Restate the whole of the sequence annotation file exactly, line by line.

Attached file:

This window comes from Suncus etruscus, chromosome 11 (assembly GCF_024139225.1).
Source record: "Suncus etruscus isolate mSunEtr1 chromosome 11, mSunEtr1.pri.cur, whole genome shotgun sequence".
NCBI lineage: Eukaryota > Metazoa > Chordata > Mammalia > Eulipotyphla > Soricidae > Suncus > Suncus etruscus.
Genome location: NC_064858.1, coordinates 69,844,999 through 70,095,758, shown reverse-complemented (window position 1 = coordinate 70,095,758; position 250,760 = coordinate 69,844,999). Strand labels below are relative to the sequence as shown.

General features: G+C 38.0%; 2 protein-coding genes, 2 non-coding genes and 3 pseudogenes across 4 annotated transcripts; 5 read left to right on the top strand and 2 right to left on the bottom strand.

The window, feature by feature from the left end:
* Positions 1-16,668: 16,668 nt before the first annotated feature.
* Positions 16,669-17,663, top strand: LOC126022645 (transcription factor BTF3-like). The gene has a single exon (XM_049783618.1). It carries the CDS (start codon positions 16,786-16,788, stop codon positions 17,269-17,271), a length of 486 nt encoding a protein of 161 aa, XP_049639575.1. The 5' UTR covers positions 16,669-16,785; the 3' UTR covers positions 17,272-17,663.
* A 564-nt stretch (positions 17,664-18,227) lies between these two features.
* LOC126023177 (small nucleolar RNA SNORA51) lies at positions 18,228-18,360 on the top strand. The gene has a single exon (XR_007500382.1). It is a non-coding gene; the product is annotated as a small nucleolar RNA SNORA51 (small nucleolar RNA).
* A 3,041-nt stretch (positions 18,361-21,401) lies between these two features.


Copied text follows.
This window comes from Suncus etruscus, chromosome 11 (assembly GCF_024139225.1).
Source record: "Suncus etruscus isolate mSunEtr1 chromosome 11, mSunEtr1.pri.cur, whole genome shotgun sequence".
NCBI lineage: Eukaryota > Metazoa > Chordata > Mammalia > Eulipotyphla > Soricidae > Suncus > Suncus etruscus.
Genome location: NC_064858.1, coordinates 69,844,999 through 70,095,758, shown reverse-complemented (window position 1 = coordinate 70,095,758; position 250,760 = coordinate 69,844,999). Strand labels below are relative to the sequence as shown.

General features: G+C 38.0%; 2 protein-coding genes, 2 non-coding genes and 3 pseudogenes across 4 annotated transcripts; 5 read left to right on the top strand and 2 right to left on the bottom strand.

The window, feature by feature from the left end:
* Positions 1-16,668: 16,668 nt before the first annotated feature.
* Positions 16,669-17,663, top strand: LOC126022645 (transcription factor BTF3-like). The gene has a single exon (XM_049783618.1). It carries the CDS (start codon positions 16,786-16,788, stop codon positions 17,269-17,271), a length of 486 nt encoding a protein of 161 aa, XP_049639575.1. The 5' UTR covers positions 16,669-16,785; the 3' UTR covers positions 17,272-17,663.
* A 564-nt stretch (positions 17,664-18,227) lies between these two features.
* LOC126023177 (small nucleolar RNA SNORA51) lies at positions 18,228-18,360 on the top strand. The gene has a single exon (XR_007500382.1). It is a non-coding gene; the product is annotated as a small nucleolar RNA SNORA51 (small nucleolar RNA).
* A 3,041-nt stretch (positions 18,361-21,401) lies between these two features.